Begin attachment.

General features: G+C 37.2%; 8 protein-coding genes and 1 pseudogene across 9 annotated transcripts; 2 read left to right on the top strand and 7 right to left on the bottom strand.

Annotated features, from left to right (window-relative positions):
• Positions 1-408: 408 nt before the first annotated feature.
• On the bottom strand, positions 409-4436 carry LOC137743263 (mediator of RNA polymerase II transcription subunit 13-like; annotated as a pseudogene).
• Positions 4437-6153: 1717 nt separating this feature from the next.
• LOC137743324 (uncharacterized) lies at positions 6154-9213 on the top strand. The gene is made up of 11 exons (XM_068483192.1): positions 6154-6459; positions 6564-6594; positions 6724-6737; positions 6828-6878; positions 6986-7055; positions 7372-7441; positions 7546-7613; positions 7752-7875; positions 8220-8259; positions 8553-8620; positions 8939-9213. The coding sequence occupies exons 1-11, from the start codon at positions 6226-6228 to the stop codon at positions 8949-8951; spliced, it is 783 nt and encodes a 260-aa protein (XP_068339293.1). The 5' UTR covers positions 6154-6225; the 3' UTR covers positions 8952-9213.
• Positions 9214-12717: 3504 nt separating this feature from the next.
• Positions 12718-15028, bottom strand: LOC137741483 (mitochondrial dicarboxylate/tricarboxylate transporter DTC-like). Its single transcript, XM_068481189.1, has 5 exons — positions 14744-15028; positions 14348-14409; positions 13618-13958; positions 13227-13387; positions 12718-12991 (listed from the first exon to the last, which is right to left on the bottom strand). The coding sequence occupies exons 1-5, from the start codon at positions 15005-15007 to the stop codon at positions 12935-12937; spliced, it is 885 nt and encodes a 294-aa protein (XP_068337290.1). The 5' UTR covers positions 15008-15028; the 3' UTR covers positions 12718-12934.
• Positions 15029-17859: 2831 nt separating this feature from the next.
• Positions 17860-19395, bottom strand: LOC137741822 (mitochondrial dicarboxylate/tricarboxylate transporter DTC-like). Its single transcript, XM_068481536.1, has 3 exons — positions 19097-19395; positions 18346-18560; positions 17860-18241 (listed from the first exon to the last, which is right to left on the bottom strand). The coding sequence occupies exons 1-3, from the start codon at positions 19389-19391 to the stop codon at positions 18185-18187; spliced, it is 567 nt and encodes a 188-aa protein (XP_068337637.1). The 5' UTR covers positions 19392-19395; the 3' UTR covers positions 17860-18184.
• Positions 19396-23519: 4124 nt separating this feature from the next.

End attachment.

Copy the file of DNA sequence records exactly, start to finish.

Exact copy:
General features: G+C 37.2%; 8 protein-coding genes and 1 pseudogene across 9 annotated transcripts; 2 read left to right on the top strand and 7 right to left on the bottom strand.

Annotated features, from left to right (window-relative positions):
• Positions 1-408: 408 nt before the first annotated feature.
• On the bottom strand, positions 409-4436 carry LOC137743263 (mediator of RNA polymerase II transcription subunit 13-like; annotated as a pseudogene).
• Positions 4437-6153: 1717 nt separating this feature from the next.
• LOC137743324 (uncharacterized) lies at positions 6154-9213 on the top strand. The gene is made up of 11 exons (XM_068483192.1): positions 6154-6459; positions 6564-6594; positions 6724-6737; positions 6828-6878; positions 6986-7055; positions 7372-7441; positions 7546-7613; positions 7752-7875; positions 8220-8259; positions 8553-8620; positions 8939-9213. The coding sequence occupies exons 1-11, from the start codon at positions 6226-6228 to the stop codon at positions 8949-8951; spliced, it is 783 nt and encodes a 260-aa protein (XP_068339293.1). The 5' UTR covers positions 6154-6225; the 3' UTR covers positions 8952-9213.
• Positions 9214-12717: 3504 nt separating this feature from the next.
• Positions 12718-15028, bottom strand: LOC137741483 (mitochondrial dicarboxylate/tricarboxylate transporter DTC-like). Its single transcript, XM_068481189.1, has 5 exons — positions 14744-15028; positions 14348-14409; positions 13618-13958; positions 13227-13387; positions 12718-12991 (listed from the first exon to the last, which is right to left on the bottom strand). The coding sequence occupies exons 1-5, from the start codon at positions 15005-15007 to the stop codon at positions 12935-12937; spliced, it is 885 nt and encodes a 294-aa protein (XP_068337290.1). The 5' UTR covers positions 15008-15028; the 3' UTR covers positions 12718-12934.
• Positions 15029-17859: 2831 nt separating this feature from the next.
• Positions 17860-19395, bottom strand: LOC137741822 (mitochondrial dicarboxylate/tricarboxylate transporter DTC-like). Its single transcript, XM_068481536.1, has 3 exons — positions 19097-19395; positions 18346-18560; positions 17860-18241 (listed from the first exon to the last, which is right to left on the bottom strand). The coding sequence occupies exons 1-3, from the start codon at positions 19389-19391 to the stop codon at positions 18185-18187; spliced, it is 567 nt and encodes a 188-aa protein (XP_068337637.1). The 5' UTR covers positions 19392-19395; the 3' UTR covers positions 17860-18184.
• Positions 19396-23519: 4124 nt separating this feature from the next.